Pathophysiologic factors such as chronic anemia and cardiopulmonary disease, even when subclinical, may contribute to reduced exercise capacity among individuals with SCA. In their study of 17 adult women with SCA undergoing maximal CPET, Callahan et al. found that exercise limitation was most frequently associated with altered gas exchange responses during exercise, suggestive of pulmonary vascular disease (Callahan et al. 2002). Early studies in children with SCA undergoing CPET have also found physiologic derangements associated with reduced exercise capacity, ranging from inadequate cardiac compensation for anemia during exercise to exaggerated ventilatory responses attributed to increased physiologic dead space ventilation (Alpert et al. 1981; Covitz et al. 1983; Pianosi et al. 1991a,b).
Studies to date that have examined exercise capacity in SCA by maximal CPET are limited by small sample sizes, variability in measurements reported, and lack of appropriate comparison groups. The full spectrum of physiologic exercise responses associated with reduced exercise capacity in individuals with SCA therefore remains poorly understood. Furthermore, the safety of routinely conducting maximal CPET in this population has not been established. The objective of this study was to characterize the cardiopulmonary response to maximal exercise on CPET with breath‐by‐breath gas exchange and to evaluate potential contributors to reduced exercise capacity among children and young adults with SCA. We hypothesize that reduced exercise capacity in this population is associated with significant derangements in the cardiopulmonary response to exercise, including oxygen uptake, oxygen pulse, and ventilatory efficiency.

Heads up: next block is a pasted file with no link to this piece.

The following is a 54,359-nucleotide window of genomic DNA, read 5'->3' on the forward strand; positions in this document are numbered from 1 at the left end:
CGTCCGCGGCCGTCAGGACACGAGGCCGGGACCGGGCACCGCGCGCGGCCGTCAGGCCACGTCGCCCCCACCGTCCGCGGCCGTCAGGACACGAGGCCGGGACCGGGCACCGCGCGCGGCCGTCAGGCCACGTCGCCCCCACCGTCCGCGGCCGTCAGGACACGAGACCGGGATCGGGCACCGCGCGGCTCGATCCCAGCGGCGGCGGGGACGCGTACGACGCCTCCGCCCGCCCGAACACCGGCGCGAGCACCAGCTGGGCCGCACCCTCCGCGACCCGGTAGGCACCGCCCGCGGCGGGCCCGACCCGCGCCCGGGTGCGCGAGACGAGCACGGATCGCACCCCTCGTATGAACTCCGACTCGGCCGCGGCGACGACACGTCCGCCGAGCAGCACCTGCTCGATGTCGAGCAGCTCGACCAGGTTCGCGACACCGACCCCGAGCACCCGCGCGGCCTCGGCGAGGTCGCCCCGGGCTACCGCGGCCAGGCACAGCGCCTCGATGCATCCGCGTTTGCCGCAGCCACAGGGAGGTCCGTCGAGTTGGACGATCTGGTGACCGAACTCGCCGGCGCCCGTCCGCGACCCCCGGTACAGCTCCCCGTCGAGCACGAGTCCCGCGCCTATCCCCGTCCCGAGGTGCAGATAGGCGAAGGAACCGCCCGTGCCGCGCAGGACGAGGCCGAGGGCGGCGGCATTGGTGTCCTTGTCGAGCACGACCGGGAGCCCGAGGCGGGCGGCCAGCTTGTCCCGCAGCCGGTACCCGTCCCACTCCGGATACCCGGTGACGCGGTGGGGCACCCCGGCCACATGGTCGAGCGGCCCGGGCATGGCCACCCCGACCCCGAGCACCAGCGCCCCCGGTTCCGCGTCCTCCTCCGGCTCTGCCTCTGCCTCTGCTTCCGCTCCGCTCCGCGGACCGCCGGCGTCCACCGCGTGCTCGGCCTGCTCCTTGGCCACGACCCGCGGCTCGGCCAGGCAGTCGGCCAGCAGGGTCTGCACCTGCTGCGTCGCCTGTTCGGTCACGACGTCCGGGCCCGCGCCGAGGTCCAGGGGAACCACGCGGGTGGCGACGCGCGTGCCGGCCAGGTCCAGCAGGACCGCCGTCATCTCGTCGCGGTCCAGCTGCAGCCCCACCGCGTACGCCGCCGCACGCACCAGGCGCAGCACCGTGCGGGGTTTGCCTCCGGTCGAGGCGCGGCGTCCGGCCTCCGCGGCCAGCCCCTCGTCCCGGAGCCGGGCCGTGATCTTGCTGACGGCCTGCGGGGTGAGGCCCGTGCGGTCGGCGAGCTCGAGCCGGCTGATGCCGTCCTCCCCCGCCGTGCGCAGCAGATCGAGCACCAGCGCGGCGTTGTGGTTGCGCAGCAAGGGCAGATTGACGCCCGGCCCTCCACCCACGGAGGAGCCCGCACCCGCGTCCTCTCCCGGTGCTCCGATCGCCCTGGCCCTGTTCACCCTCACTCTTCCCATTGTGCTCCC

Materials and Methods